Nov 05, 2013 4:59 AM GMT
"Italy is a very insular country, and in cities like Parma it's even more so," company spokesman Luca Virginio told Reuters, saying the firm had been shocked by the global backlash.
"The meetings have helped open our eyes and ears to the evolution taking place in the world outside Parma."
He said the shock could lead to a shift in focus from rosy depictions of traditional Italian family life that have always been the staple of Barilla advertising campaigns.
"We are already working on new advertising concept that will be much more open and much more inclusive," he said, without elaborating.
The pasta maker plans to introduce an advisory board that includes American gay activist David Mixner to improve "diversity and equality in the company's workforce and culture", according to a statement posted on its website.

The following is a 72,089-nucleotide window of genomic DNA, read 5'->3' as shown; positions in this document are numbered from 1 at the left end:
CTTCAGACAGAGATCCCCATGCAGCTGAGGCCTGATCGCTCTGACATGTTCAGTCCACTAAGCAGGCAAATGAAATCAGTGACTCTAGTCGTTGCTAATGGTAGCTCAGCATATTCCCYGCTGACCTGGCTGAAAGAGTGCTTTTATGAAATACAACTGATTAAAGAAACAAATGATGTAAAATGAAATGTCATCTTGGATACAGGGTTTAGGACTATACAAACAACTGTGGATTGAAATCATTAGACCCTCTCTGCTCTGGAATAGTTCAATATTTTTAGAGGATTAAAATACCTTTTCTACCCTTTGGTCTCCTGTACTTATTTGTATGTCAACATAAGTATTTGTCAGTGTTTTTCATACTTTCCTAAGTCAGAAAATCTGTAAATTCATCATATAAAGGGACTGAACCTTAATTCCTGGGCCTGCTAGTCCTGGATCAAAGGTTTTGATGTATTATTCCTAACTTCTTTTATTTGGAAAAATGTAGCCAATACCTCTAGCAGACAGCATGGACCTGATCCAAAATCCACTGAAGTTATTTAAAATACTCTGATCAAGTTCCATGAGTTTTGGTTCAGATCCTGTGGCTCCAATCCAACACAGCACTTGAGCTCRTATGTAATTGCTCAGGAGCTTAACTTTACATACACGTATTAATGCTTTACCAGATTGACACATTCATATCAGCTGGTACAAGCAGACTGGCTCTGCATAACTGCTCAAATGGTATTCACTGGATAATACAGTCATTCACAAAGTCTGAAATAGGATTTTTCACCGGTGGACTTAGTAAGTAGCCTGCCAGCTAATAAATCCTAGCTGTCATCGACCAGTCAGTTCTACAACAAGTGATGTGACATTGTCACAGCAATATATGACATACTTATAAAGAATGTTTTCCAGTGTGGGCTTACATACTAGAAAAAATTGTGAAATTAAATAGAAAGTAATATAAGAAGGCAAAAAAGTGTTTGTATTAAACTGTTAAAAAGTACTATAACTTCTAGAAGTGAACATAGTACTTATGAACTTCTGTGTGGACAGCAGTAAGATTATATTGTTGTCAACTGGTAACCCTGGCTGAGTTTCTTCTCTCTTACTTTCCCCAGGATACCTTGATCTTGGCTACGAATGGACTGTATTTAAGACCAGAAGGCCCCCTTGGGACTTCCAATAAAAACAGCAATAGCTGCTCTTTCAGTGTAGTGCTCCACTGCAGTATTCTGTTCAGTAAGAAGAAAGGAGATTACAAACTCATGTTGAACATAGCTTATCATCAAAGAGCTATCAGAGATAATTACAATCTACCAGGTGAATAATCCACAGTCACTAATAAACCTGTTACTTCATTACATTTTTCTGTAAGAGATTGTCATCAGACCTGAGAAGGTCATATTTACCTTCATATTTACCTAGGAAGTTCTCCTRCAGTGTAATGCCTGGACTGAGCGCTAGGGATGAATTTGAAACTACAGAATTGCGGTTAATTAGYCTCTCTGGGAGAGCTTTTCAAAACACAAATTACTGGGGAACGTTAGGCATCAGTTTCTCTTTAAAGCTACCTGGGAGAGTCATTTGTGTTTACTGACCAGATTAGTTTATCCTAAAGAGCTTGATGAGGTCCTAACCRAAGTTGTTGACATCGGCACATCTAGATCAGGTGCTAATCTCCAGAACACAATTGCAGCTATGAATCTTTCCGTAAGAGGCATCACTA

However Carlos Dews, a gay English professor at Rome's John Cabot University who has boycotted Barilla products and urged his Facebook friends to do the same, was skeptical.
He said the measures were a step in the right direction but it was too soon to tell whether they would bring any real change. "It may all be window dressing," he said.
As well as the internal advisory board, Barilla will participate in the U.S.-based Human Rights Campaign's corporate equality index, which rates companies' policies relating to lesbian, gay, bisexual and transgender employees.
Privately owned Barilla, which had almost 4 billion euros in sales last year, declined to say if the boycott had hurt sales but it cannot afford to offend consumers in the United States, now its second-biggest pasta market.
Last year net profit fell more than 21 per cent to $84 million as Italy struggled through its worst recession in six decades.